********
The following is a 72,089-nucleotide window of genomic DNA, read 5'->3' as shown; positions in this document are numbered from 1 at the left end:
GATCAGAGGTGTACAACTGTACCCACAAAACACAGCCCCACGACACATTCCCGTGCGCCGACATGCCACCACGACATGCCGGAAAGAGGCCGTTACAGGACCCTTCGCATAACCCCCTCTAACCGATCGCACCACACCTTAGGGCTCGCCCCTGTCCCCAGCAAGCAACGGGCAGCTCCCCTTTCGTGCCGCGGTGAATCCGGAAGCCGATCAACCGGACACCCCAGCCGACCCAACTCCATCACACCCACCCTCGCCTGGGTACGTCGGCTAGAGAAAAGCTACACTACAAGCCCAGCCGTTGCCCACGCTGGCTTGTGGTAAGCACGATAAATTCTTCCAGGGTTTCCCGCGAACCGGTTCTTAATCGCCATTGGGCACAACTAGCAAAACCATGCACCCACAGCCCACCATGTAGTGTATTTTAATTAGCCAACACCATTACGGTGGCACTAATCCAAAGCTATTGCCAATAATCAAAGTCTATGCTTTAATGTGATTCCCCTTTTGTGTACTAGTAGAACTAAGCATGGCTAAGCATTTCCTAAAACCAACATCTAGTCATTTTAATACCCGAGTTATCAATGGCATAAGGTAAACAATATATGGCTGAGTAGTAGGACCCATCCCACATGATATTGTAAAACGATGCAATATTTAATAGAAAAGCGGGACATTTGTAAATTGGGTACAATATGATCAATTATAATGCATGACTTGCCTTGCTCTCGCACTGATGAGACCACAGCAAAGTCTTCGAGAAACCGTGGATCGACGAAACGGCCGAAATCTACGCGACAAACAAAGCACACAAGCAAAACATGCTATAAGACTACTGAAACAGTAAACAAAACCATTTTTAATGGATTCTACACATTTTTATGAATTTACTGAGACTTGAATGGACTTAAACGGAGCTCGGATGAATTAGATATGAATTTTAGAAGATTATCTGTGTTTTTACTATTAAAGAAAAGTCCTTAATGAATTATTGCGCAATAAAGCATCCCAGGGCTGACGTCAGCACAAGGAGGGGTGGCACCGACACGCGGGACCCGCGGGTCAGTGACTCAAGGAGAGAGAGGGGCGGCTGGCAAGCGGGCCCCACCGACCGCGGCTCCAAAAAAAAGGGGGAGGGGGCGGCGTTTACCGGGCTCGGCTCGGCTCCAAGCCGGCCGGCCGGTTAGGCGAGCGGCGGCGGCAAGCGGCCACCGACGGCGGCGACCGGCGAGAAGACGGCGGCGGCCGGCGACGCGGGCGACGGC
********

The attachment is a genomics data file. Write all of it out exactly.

The following is a 72,089-nucleotide window of genomic DNA, read 5'->3' as shown; positions in this document are numbered from 1 at the left end:
GATCAGAGGTGTACAACTGTACCCACAAAACACAGCCCCACGACACATTCCCGTGCGCCGACATGCCACCACGACATGCCGGAAAGAGGCCGTTACAGGACCCTTCGCATAACCCCCTCTAACCGATCGCACCACACCTTAGGGCTCGCCCCTGTCCCCAGCAAGCAACGGGCAGCTCCCCTTTCGTGCCGCGGTGAATCCGGAAGCCGATCAACCGGACACCCCAGCCGACCCAACTCCATCACACCCACCCTCGCCTGGGTACGTCGGCTAGAGAAAAGCTACACTACAAGCCCAGCCGTTGCCCACGCTGGCTTGTGGTAAGCACGATAAATTCTTCCAGGGTTTCCCGCGAACCGGTTCTTAATCGCCATTGGGCACAACTAGCAAAACCATGCACCCACAGCCCACCATGTAGTGTATTTTAATTAGCCAACACCATTACGGTGGCACTAATCCAAAGCTATTGCCAATAATCAAAGTCTATGCTTTAATGTGATTCCCCTTTTGTGTACTAGTAGAACTAAGCATGGCTAAGCATTTCCTAAAACCAACATCTAGTCATTTTAATACCCGAGTTATCAATGGCATAAGGTAAACAATATATGGCTGAGTAGTAGGACCCATCCCACATGATATTGTAAAACGATGCAATATTTAATAGAAAAGCGGGACATTTGTAAATTGGGTACAATATGATCAATTATAATGCATGACTTGCCTTGCTCTCGCACTGATGAGACCACAGCAAAGTCTTCGAGAAACCGTGGATCGACGAAACGGCCGAAATCTACGCGACAAACAAAGCACACAAGCAAAACATGCTATAAGACTACTGAAACAGTAAACAAAACCATTTTTAATGGATTCTACACATTTTTATGAATTTACTGAGACTTGAATGGACTTAAACGGAGCTCGGATGAATTAGATATGAATTTTAGAAGATTATCTGTGTTTTTACTATTAAAGAAAAGTCCTTAATGAATTATTGCGCAATAAAGCATCCCAGGGCTGACGTCAGCACAAGGAGGGGTGGCACCGACACGCGGGACCCGCGGGTCAGTGACTCAAGGAGAGAGAGGGGCGGCTGGCAAGCGGGCCCCACCGACCGCGGCTCCAAAAAAAAGGGGGAGGGGGCGGCGTTTACCGGGCTCGGCTCGGCTCCAAGCCGGCCGGCCGGTTAGGCGAGCGGCGGCGGCAAGCGGCCACCGACGGCGGCGACCGGCGAGAAGACGGCGGCGGCCGGCGACGCGGGCGACGGC